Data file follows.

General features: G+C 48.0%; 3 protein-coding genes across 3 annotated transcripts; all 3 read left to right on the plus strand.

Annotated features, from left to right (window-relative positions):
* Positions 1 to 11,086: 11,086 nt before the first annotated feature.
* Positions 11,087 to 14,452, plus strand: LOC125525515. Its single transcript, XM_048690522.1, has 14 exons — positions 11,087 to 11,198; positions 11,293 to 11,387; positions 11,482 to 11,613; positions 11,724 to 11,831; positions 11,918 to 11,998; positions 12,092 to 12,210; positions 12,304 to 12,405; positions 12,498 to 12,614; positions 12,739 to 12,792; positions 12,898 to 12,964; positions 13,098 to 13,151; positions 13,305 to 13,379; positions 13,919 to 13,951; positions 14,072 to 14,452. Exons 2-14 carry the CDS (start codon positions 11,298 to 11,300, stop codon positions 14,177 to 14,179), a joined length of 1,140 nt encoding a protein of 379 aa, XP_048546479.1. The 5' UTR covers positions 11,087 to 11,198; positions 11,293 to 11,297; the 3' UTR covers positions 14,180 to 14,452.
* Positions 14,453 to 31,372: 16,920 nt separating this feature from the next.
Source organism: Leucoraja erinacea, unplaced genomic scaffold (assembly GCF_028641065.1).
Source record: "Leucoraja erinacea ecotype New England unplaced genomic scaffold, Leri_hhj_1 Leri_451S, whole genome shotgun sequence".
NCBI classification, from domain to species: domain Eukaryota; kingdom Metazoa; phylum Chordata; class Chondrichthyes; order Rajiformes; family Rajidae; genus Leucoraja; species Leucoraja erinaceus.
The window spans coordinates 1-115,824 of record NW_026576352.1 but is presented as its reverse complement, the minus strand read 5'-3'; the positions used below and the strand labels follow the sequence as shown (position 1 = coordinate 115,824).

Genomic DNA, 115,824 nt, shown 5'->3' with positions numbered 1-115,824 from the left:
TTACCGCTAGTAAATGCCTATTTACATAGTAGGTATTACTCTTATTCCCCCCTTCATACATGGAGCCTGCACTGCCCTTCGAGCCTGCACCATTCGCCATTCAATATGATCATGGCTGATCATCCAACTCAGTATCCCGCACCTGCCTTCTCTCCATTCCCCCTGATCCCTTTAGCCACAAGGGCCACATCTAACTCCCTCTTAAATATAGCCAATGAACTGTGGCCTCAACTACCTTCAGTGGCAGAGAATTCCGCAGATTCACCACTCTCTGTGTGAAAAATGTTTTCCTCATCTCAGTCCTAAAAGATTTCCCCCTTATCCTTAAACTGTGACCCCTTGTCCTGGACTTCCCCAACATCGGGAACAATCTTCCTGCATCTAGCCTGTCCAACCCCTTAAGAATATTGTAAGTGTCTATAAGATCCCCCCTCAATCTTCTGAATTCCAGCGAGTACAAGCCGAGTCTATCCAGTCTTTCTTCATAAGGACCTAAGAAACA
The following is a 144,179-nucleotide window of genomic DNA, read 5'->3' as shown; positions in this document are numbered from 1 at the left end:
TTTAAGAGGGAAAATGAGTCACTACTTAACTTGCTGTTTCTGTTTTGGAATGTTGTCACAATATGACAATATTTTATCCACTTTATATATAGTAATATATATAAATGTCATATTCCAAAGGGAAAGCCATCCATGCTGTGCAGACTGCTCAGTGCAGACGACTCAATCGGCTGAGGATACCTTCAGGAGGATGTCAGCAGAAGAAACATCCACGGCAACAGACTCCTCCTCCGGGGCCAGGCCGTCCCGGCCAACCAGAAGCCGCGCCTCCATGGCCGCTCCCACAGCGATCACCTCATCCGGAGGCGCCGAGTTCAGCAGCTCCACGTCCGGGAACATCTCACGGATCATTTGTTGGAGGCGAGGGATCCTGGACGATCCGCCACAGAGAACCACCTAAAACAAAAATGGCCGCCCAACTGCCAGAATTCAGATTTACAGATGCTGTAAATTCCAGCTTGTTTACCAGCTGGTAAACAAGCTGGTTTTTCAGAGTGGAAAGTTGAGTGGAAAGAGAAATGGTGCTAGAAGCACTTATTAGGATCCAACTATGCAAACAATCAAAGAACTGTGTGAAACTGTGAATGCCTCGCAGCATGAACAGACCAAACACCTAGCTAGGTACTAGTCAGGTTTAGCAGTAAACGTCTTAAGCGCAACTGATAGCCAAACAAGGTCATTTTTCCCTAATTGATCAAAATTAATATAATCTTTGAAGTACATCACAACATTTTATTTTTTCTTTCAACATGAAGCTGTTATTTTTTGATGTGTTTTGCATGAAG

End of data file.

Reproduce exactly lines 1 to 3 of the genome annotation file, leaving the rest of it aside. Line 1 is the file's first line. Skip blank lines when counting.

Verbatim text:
General features: G+C 48.0%; 3 protein-coding genes across 3 annotated transcripts; all 3 read left to right on the plus strand.

Annotated features, from left to right (window-relative positions):
* Positions 1 to 11,086: 11,086 nt before the first annotated feature.